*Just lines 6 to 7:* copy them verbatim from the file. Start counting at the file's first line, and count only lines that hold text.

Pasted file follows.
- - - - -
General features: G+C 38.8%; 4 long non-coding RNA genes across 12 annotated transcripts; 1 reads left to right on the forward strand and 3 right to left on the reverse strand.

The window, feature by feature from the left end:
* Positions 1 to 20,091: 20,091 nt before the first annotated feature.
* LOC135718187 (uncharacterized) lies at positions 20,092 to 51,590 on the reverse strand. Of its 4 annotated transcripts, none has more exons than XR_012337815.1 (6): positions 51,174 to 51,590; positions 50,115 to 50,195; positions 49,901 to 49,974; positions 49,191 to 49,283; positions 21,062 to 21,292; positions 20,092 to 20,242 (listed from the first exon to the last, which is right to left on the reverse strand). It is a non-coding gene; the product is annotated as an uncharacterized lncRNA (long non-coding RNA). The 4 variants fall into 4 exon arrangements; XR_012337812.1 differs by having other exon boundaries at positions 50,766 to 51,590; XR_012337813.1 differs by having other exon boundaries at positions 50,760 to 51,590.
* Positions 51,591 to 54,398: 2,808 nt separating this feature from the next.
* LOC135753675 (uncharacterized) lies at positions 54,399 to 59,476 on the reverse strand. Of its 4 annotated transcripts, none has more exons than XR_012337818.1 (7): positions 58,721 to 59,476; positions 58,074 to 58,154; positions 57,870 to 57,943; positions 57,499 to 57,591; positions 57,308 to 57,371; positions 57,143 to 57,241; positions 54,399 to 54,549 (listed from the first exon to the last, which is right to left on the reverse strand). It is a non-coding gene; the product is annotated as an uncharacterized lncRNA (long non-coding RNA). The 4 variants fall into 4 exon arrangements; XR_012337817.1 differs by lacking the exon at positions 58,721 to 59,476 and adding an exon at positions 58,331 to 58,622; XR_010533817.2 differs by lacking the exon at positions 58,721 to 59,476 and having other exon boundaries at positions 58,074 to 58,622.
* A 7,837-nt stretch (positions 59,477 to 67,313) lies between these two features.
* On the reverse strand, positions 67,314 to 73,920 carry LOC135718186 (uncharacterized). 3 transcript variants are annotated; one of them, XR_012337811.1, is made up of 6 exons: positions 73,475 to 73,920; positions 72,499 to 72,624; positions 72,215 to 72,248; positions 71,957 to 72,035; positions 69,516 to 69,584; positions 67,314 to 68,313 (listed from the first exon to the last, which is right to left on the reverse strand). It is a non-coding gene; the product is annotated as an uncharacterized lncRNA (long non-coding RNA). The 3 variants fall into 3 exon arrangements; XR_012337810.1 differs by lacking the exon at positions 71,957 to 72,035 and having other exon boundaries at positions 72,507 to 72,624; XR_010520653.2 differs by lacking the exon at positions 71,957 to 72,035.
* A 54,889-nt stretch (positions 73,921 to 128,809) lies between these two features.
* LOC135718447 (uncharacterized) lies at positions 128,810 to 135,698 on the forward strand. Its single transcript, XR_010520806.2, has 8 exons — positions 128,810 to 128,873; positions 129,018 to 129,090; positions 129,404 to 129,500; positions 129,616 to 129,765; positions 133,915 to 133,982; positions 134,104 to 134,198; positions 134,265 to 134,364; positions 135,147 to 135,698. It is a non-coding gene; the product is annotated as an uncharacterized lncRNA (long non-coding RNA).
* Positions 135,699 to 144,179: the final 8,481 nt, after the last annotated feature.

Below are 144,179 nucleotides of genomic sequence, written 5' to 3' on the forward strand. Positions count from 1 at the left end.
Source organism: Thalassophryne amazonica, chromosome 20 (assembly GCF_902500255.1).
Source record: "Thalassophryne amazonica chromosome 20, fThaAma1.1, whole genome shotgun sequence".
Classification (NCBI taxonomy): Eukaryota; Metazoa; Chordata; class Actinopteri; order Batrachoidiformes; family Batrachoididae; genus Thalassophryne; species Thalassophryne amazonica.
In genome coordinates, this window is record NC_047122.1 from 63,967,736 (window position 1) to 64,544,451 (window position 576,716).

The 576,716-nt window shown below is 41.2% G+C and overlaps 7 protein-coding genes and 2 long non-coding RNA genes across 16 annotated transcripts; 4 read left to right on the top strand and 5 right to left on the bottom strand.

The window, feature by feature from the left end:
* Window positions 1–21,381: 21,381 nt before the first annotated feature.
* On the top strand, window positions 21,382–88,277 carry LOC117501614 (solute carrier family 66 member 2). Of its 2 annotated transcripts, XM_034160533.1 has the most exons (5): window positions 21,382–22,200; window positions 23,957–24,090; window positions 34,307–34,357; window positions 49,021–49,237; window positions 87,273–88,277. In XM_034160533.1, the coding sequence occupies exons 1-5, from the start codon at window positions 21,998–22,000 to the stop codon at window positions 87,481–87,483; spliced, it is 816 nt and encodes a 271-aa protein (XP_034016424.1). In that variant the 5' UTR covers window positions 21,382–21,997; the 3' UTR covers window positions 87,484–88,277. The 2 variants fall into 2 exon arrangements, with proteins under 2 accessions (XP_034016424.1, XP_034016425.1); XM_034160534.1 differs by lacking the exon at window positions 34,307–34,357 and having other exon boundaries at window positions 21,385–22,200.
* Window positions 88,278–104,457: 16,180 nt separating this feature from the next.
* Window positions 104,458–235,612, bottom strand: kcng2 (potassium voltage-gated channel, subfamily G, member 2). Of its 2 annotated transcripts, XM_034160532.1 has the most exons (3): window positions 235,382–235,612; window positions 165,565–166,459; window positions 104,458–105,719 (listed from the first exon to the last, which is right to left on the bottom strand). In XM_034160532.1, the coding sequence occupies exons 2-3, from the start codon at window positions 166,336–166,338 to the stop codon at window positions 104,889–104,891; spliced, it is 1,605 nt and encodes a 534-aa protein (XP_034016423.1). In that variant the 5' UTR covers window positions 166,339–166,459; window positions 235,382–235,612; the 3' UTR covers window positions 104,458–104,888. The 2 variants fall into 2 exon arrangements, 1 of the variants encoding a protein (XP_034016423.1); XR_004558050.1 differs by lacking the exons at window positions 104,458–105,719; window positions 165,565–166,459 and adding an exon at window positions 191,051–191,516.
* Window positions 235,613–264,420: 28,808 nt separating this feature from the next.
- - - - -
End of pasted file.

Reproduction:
* LOC135753675 (uncharacterized) lies at positions 54,399 to 59,476 on the reverse strand. Of its 4 annotated transcripts, none has more exons than XR_012337818.1 (7): positions 58,721 to 59,476; positions 58,074 to 58,154; positions 57,870 to 57,943; positions 57,499 to 57,591; positions 57,308 to 57,371; positions 57,143 to 57,241; positions 54,399 to 54,549 (listed from the first exon to the last, which is right to left on the reverse strand). It is a non-coding gene; the product is annotated as an uncharacterized lncRNA (long non-coding RNA). The 4 variants fall into 4 exon arrangements; XR_012337817.1 differs by lacking the exon at positions 58,721 to 59,476 and adding an exon at positions 58,331 to 58,622; XR_010533817.2 differs by lacking the exon at positions 58,721 to 59,476 and having other exon boundaries at positions 58,074 to 58,622.
* A 7,837-nt stretch (positions 59,477 to 67,313) lies between these two features.